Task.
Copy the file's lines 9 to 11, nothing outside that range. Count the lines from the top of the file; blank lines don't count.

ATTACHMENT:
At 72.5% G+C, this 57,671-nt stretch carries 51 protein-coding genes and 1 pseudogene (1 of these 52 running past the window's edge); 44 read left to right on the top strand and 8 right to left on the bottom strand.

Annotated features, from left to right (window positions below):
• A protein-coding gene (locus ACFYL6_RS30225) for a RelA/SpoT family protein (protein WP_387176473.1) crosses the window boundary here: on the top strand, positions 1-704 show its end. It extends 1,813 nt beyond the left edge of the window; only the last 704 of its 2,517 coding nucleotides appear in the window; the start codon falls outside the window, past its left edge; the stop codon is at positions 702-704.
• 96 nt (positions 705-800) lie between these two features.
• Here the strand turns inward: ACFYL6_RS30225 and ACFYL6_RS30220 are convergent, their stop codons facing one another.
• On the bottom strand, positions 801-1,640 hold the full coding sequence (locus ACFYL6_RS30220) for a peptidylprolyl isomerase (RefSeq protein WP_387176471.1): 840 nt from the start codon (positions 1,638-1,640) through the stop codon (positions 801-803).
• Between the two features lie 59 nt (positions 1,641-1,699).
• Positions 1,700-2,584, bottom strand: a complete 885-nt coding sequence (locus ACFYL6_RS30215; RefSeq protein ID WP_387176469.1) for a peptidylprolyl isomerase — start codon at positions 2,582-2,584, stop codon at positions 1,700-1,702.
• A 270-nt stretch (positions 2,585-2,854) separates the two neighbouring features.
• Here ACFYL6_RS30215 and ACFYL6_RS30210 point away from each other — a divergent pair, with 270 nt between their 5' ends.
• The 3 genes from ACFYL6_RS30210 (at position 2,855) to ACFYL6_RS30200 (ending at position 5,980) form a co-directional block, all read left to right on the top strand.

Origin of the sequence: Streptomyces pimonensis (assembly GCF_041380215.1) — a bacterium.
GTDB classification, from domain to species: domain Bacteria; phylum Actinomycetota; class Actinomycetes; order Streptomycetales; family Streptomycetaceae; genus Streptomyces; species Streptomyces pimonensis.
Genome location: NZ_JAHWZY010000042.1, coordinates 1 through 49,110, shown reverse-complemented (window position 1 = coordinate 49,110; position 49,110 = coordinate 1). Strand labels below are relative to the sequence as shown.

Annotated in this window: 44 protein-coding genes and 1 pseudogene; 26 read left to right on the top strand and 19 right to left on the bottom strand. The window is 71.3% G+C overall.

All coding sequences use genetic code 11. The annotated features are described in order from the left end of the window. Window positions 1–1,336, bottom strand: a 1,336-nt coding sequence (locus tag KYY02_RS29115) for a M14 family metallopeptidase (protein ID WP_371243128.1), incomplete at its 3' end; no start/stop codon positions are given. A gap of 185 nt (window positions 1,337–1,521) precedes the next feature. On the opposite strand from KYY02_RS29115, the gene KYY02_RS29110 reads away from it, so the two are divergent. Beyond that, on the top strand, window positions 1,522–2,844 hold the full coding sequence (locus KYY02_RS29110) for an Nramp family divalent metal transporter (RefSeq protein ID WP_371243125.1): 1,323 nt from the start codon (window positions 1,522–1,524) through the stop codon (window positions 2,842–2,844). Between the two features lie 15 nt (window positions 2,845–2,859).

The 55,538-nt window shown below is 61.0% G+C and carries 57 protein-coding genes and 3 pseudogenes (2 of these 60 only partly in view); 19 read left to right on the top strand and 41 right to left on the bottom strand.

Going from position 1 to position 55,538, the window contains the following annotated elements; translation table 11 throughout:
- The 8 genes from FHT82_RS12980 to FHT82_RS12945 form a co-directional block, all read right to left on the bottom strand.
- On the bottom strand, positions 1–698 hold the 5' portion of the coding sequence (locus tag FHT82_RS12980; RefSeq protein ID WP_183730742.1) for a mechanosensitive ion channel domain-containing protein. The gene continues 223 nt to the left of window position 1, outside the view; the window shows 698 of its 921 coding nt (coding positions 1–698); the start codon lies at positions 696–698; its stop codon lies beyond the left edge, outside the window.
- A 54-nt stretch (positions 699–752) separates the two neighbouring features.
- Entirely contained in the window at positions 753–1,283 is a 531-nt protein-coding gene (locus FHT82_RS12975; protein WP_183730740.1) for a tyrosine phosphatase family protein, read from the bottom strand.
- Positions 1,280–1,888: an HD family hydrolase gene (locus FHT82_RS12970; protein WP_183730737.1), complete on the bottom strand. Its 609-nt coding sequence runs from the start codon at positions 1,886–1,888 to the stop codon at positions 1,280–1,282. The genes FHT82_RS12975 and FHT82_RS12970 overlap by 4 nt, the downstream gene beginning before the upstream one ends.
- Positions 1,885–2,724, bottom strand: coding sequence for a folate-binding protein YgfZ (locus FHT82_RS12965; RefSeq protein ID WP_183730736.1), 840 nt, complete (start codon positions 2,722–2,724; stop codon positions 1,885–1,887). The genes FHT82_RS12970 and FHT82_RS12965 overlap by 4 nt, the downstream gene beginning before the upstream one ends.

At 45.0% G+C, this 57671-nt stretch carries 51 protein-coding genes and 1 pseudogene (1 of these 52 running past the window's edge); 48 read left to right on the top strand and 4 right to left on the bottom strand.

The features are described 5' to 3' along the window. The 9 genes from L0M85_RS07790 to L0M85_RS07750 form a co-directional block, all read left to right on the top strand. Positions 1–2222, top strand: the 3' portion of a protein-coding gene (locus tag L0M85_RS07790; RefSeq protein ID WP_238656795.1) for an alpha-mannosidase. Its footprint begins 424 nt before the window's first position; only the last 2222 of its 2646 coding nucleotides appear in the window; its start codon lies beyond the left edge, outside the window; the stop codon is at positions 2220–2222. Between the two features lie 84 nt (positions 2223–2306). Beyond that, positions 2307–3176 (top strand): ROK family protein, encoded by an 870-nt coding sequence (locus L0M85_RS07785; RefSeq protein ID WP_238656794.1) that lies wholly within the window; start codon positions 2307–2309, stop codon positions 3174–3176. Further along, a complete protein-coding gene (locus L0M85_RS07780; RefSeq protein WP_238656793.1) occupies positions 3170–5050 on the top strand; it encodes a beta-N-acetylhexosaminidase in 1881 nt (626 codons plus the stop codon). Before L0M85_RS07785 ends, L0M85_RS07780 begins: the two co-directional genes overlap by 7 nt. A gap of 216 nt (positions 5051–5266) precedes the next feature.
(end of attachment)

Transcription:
• A 270-nt stretch (positions 2,585-2,854) separates the two neighbouring features.
• Here ACFYL6_RS30215 and ACFYL6_RS30210 point away from each other — a divergent pair, with 270 nt between their 5' ends.
• The 3 genes from ACFYL6_RS30210 (at position 2,855) to ACFYL6_RS30200 (ending at position 5,980) form a co-directional block, all read left to right on the top strand.